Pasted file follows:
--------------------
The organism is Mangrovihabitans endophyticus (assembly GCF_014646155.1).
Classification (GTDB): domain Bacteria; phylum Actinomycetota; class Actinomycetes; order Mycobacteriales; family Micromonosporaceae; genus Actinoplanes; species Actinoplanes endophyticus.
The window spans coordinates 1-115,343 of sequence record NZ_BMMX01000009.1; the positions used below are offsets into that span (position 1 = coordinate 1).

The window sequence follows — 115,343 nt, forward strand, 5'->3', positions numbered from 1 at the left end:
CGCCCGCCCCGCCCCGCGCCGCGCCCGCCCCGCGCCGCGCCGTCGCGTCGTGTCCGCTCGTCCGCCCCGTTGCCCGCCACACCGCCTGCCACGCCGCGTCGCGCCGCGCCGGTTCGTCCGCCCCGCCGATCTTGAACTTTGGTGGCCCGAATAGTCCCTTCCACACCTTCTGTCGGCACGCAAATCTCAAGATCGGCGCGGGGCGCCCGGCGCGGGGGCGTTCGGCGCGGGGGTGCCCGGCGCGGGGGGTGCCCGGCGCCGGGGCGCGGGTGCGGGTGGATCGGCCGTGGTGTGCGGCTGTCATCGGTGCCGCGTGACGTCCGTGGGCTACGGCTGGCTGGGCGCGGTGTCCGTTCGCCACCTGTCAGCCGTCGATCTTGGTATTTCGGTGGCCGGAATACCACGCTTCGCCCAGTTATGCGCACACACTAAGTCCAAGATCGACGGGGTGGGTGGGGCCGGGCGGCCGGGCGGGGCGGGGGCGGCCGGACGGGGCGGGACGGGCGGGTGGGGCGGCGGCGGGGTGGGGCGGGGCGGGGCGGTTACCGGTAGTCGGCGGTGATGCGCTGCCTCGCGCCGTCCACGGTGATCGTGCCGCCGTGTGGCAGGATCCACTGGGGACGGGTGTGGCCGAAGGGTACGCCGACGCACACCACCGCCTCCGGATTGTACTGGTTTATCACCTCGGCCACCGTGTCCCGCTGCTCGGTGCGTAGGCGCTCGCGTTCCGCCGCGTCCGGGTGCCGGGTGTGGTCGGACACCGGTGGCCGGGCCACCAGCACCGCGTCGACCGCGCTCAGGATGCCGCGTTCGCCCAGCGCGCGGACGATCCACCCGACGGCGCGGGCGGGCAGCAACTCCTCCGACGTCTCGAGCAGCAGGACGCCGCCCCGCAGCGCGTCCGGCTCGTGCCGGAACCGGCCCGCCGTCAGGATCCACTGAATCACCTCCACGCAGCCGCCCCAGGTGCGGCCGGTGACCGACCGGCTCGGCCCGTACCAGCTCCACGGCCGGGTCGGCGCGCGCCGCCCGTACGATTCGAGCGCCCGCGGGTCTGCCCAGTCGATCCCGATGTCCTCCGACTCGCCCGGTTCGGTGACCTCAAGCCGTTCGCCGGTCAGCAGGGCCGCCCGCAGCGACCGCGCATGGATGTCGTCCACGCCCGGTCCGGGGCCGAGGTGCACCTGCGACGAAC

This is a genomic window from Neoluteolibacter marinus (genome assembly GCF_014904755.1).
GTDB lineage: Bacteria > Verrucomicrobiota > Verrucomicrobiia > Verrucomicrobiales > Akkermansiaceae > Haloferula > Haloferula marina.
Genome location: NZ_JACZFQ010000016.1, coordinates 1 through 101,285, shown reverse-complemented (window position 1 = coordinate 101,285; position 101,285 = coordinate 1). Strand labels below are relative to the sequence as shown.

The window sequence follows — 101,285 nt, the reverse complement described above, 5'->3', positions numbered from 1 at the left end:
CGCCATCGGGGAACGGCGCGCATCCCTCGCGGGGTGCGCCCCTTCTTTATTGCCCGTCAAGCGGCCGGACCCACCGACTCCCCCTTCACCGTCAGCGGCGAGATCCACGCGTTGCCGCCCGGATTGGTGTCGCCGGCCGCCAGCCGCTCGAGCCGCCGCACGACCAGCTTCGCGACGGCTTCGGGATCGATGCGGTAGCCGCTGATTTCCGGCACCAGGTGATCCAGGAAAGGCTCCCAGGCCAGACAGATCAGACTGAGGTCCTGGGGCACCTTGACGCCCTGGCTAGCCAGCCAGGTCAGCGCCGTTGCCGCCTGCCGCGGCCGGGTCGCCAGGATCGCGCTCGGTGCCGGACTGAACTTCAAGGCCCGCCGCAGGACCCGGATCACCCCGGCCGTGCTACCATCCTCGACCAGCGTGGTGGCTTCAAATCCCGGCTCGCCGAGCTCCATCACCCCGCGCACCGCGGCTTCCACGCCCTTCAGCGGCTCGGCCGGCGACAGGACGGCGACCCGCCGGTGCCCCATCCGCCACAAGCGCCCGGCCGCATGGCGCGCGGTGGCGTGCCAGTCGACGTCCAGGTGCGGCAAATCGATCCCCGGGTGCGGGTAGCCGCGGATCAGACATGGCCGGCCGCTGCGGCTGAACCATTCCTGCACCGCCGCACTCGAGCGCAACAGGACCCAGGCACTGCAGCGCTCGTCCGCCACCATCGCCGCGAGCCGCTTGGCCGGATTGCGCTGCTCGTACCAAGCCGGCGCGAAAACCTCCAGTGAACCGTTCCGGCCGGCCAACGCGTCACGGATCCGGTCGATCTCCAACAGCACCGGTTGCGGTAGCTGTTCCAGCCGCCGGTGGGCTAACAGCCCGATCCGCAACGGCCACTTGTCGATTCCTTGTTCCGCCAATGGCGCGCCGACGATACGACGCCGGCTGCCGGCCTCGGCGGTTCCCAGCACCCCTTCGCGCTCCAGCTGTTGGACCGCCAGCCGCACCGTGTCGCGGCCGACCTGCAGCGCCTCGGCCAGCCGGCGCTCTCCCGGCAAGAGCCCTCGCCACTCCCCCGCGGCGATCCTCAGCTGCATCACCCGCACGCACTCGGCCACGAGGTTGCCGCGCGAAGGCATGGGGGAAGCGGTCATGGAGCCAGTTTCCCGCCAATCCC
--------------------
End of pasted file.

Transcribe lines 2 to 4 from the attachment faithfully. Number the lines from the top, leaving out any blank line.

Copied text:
Classification (GTDB): domain Bacteria; phylum Actinomycetota; class Actinomycetes; order Mycobacteriales; family Micromonosporaceae; genus Actinoplanes; species Actinoplanes endophyticus.
The window spans coordinates 1-115,343 of sequence record NZ_BMMX01000009.1; the positions used below are offsets into that span (position 1 = coordinate 1).

The window sequence follows — 115,343 nt, forward strand, 5'->3', positions numbered from 1 at the left end: